There is a fairly good article about the the potato/tomato blight sweeping the Northeastern U.S. in last Sunday's New York Times. I was just there, and the damage is devastating for many small potato farmers. In my opinion it even more devastating for the area's many small diversified farmers, many of whom are beginning farmers.
This is because, unlike many of the potato growers, they will never recover their lost income (and so much of the direct sales in farmers markets are tomato sales at this time of year) through the federal disaster programs that the potato farmers are able to take advantage of.
The author incorrectly identifies the pathogen responsible for the damage as a fungus. Although it is fungus-like, the pathogen is actually Phytophthora infestans (which causes the disease late blight), which is not a fungus, but an Oomycete, which, though it looks similar, is actually biologically very different.
Here in Michigan, and throughout the Midwest, the tomato crop has been terrible this year as well, not because of late blight, but because the cool whether has significantly delayed ripening. This is especially problematic for many of the heirloom varieties that direct market growers produce, because they take so much longer to produce.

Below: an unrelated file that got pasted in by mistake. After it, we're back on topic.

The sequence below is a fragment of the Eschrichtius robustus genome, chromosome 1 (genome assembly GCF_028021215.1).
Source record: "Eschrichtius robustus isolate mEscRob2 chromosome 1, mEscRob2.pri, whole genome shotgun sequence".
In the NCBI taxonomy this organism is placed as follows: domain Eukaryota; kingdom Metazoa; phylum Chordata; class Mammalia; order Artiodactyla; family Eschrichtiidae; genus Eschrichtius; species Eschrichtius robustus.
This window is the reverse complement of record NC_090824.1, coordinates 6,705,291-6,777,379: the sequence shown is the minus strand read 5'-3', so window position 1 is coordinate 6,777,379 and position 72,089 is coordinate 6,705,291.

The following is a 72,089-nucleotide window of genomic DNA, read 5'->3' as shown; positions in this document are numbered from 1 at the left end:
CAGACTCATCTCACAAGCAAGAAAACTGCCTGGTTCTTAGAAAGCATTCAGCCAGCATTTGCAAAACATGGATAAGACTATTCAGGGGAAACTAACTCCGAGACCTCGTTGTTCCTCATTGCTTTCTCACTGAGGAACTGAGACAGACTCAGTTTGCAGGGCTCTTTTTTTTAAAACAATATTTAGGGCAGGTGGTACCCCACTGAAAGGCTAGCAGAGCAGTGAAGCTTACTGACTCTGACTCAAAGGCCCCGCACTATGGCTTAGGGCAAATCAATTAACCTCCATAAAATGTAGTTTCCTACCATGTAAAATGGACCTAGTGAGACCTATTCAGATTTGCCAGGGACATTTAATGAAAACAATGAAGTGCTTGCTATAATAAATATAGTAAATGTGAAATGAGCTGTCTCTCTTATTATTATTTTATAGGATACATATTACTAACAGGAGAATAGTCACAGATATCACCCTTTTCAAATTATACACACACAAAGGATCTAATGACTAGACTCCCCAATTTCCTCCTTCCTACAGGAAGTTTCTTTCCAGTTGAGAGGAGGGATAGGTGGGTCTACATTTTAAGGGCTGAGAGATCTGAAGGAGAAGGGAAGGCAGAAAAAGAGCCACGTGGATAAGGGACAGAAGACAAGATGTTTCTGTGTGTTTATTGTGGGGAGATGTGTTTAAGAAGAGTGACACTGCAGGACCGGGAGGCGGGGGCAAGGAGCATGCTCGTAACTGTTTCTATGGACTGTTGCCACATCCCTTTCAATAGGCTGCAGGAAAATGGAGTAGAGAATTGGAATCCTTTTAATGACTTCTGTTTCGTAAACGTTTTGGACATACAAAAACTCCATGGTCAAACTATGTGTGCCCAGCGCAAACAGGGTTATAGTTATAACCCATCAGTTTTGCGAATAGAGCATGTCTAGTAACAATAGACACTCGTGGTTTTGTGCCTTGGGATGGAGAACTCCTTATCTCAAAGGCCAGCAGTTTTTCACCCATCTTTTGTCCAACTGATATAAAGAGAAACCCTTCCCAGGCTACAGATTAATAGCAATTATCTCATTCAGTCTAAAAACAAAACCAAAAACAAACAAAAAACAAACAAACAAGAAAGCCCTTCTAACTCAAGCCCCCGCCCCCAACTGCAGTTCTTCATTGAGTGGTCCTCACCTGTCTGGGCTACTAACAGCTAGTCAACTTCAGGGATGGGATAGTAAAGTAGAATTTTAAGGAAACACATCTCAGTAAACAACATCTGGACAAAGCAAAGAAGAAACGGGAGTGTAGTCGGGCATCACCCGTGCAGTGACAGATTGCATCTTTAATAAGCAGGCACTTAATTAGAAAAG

The New York Times article does point out, correctly in my opinion, that planting a diversity of tomato varieties, some hybrid, some heirloom is a good way for a small direct-market farmer to hedge their bets in a year like this. The author also points out that by cutting Extension and traditional breeding programs, we have greatly reduced our ability to deal with these things, though he doesn't mention that the reason traditional breeding programs have been cut so sharply is because so much money is now focused on genetic modification, rather than traditional breeding.
I have a lot more to say on many aspects of this issue but will leave it to your comments or questions to direct further discusssion (simply hit the comment link at the top of this post). Here is the link to the NYT atricle: http://www.nytimes.com/2009/08/09/opinion/09barber.html